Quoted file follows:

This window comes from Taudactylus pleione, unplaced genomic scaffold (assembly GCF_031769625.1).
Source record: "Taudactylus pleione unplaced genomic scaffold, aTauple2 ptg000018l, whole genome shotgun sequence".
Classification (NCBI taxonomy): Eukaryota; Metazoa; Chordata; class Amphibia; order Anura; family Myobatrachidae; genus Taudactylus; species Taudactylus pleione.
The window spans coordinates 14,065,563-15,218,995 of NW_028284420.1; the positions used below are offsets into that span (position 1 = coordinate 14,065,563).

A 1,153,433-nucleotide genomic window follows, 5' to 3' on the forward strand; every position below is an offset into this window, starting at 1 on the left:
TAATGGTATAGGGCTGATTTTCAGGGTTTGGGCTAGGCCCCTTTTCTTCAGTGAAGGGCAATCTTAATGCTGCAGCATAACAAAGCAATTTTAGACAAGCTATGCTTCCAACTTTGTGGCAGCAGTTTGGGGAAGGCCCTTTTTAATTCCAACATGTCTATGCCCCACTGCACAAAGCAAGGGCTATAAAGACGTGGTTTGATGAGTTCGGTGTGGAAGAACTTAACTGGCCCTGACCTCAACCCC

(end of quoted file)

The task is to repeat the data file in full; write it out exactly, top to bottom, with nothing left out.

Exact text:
This window comes from Taudactylus pleione, unplaced genomic scaffold (assembly GCF_031769625.1).
Source record: "Taudactylus pleione unplaced genomic scaffold, aTauple2 ptg000018l, whole genome shotgun sequence".
Classification (NCBI taxonomy): Eukaryota; Metazoa; Chordata; class Amphibia; order Anura; family Myobatrachidae; genus Taudactylus; species Taudactylus pleione.
The window spans coordinates 14,065,563-15,218,995 of NW_028284420.1; the positions used below are offsets into that span (position 1 = coordinate 14,065,563).

A 1,153,433-nucleotide genomic window follows, 5' to 3' on the forward strand; every position below is an offset into this window, starting at 1 on the left:
TAATGGTATAGGGCTGATTTTCAGGGTTTGGGCTAGGCCCCTTTTCTTCAGTGAAGGGCAATCTTAATGCTGCAGCATAACAAAGCAATTTTAGACAAGCTATGCTTCCAACTTTGTGGCAGCAGTTTGGGGAAGGCCCTTTTTAATTCCAACATGTCTATGCCCCACTGCACAAAGCAAGGGCTATAAAGACGTGGTTTGATGAGTTCGGTGTGGAAGAACTTAACTGGCCCTGACCTCAACCCC